Lately, I’ve heard some complaints from our legislators that they don’t like the tone we’re using when questioning their policies and motives.
The most recent occurred in the comments of a Facebook post on Senator Rob Standridge’s page. Standridge made so many comments that disturbed and upset me, I’m not even sure what to address first. You might want to check it out for yourself.
Senator Standridge wants to perform an audit on every school district in Oklahoma. I can’t imagine why he wants to pay money for information that all districts provide already. I can only assume it’s because he believes he can solve our budget issues when he discovers how wasteful we educators are with our ever-shrinking budget.
The conversation took a few turns as citizens posed several questions of the Senator, most of which went unanswered. In fact, to look at the comments, you would think the Senator only wished to validate the statements of those who agree with him, while painting those skeptical of his plans as “Republican bashers” (although Standridge himself brought up partisan politics more than the rest of the commenters combined). Two people, myself included, who used the word “Republican” in a post, began by stating we are (or at least were) Republicans, and asking for clarification as to why our party has strayed so far from responsible fiscal policy.
Several commenters asked the Senator to state his position in favor of or against the low production taxes, particularly for oil and gas industries, that have essentially cost us hundreds of millions in lost tax revenue. Senator Standridge did not address those questions or concerns. Not even once. He did continue to scold his constituents for not offering solutions, even though more than one person suggested capitalizing on our natural resources and taxing oil and gas at the going regional rate.
He did take the time to validate and applaud a citizen who called Oklahomans on Soonercare, “losers”. Which was surprising, considering his position that the care and education of our children is a “moral imperative”, and 2/3 of Soonercare recipients are children. He implies educating our children is a “moral imperative”, therefore teachers should require no more than the satisfaction of fulfilling that obligation. I guess that’s where the “moral imperative” ends, because those slacker children are bleeding us dry with their healthcare.
Standridge goes on to scold teachers for their passion, and for asking, in most instances, well-articulated questions. He then makes a few passive aggressive comments questioning whether we are fit to work with children. It seems the Senator confused “vitriol” with “dissent”, and those who openly challenge him are no longer qualified to educate our youth.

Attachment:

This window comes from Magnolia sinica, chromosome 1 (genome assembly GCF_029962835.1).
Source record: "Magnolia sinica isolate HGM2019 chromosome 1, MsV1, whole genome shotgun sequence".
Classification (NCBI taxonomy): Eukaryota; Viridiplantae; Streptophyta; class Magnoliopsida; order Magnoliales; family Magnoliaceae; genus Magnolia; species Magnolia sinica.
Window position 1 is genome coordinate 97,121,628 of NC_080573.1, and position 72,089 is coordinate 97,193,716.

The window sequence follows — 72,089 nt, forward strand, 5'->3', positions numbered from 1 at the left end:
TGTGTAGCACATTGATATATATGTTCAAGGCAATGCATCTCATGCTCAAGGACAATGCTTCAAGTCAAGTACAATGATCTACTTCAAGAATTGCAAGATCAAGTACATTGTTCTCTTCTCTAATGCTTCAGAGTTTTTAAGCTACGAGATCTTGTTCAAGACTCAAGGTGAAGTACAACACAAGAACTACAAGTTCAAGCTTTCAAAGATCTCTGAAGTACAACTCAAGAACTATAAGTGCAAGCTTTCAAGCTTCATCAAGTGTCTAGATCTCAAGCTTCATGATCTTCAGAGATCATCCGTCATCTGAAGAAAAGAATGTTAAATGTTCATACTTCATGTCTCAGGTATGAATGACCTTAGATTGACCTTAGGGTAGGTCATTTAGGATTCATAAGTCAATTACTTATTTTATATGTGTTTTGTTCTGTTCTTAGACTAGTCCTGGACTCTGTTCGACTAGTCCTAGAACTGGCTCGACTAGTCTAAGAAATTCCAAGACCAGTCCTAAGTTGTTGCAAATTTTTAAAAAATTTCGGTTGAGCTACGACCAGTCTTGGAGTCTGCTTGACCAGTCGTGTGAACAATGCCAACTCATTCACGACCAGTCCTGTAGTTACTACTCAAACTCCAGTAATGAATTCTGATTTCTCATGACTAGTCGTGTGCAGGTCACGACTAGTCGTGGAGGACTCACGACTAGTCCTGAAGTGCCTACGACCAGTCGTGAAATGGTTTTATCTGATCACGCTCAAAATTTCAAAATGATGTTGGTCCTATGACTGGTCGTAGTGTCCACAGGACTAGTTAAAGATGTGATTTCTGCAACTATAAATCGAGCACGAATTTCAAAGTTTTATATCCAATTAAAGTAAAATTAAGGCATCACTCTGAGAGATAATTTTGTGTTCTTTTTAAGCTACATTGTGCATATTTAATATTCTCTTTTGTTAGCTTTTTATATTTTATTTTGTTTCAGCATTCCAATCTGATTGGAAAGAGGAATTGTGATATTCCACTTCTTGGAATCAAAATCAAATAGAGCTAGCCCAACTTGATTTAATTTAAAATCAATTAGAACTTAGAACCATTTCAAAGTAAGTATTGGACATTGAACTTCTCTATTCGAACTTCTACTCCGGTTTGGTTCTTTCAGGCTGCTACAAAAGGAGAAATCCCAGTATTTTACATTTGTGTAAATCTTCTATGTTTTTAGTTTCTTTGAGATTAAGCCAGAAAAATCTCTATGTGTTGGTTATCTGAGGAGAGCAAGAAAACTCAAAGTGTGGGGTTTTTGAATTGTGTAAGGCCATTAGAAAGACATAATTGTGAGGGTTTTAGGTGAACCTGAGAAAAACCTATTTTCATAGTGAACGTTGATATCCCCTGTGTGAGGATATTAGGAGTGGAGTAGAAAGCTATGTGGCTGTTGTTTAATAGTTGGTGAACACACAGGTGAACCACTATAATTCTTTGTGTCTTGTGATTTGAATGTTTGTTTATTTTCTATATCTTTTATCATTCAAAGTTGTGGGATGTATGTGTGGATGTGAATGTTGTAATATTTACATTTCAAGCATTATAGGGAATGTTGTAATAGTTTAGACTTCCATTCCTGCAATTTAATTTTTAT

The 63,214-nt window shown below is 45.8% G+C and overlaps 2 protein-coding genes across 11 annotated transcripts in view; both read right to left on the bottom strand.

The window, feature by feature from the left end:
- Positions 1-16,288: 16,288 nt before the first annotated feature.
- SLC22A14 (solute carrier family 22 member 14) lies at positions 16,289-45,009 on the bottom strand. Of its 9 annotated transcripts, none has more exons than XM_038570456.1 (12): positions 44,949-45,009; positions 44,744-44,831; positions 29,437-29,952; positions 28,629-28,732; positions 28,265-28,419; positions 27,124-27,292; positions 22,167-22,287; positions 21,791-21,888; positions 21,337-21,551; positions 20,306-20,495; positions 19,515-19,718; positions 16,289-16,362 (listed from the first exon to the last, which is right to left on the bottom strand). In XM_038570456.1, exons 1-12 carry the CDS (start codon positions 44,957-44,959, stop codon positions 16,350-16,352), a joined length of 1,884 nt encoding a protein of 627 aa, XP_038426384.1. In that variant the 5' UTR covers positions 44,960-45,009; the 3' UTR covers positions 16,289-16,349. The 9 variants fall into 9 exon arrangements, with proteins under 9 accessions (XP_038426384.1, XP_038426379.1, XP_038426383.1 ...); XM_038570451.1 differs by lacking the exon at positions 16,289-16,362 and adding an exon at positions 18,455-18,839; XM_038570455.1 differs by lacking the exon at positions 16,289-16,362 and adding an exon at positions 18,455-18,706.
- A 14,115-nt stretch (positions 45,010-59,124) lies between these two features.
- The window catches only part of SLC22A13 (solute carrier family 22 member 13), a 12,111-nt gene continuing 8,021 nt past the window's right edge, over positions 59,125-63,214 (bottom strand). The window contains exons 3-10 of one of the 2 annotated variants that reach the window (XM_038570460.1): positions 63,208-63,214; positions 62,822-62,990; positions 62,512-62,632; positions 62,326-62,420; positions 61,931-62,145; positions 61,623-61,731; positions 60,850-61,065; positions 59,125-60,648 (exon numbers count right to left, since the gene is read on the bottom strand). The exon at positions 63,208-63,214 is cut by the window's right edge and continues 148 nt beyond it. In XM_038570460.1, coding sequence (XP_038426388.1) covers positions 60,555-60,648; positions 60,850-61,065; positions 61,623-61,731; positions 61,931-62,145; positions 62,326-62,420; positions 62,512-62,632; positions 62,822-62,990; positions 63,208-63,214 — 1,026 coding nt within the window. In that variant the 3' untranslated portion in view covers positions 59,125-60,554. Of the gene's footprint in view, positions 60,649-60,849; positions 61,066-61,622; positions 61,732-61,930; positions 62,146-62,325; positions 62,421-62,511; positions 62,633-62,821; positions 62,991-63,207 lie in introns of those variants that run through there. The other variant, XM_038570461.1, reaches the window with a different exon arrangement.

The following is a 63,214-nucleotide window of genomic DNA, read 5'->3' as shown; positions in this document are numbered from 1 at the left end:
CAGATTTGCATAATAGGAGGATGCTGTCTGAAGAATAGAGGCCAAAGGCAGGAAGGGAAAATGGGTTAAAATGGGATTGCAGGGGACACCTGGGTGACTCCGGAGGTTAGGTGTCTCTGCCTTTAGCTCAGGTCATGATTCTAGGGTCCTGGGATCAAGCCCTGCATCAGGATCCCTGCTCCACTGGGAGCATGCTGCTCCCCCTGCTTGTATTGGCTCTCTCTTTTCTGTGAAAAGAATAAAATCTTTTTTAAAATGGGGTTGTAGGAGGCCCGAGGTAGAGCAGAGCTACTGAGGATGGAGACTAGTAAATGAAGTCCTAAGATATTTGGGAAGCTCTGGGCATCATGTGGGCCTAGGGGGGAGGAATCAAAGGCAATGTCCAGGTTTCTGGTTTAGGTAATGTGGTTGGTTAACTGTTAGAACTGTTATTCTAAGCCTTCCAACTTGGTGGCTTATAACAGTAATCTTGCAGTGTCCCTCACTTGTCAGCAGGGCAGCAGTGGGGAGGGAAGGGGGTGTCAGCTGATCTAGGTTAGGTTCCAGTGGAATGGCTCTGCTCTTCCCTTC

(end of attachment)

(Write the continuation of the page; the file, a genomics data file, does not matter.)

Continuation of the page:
Here’s the thing:
I for one (and I think I can safely say I speak for a lot of other people here) am sick and tired of excuses. I’m fed up with the blame game. Our legislators can’t understand why we get so upset when they try to “help” educators by accusing us of wasteful spending, taking our flexible benefit allowance, or even robbing our retirement. Can’t you see we’re trying to give you that raise?! This is what you said you wanted, you ungrateful, lazy leeches!
Please. It seems some legislators want to “help”, but only on their own terms and without input from educators. And even if they’re robbing Peter to pay Paul (taking our FBA in exchange for a raise), we should thank our lucky stars and throw them a tickertape parade.
Stop expecting me to thank you for kicking me in the shins because it could have been a punch in the gut.
Nobody is willing to step up and admit their irresponsible fiscal policy of recent years is to blame for our budget failure, and we need to get serious about how to fix it. They’re still convinced we can budget our way out of this hole, and after 8 years of “fat-trimming”, we simply can’t anymore.
But in the meantime, don’t engage with those in power who have already invented their own truth. It doesn’t matter how many facts you give them, how many charts you show them, or how much anecdotal evidence you offer. Your questions will go unanswered, and instead you will be scolded for daring to challenge the misguided fallacies upon which some legislators justify their harmful fiscal policy.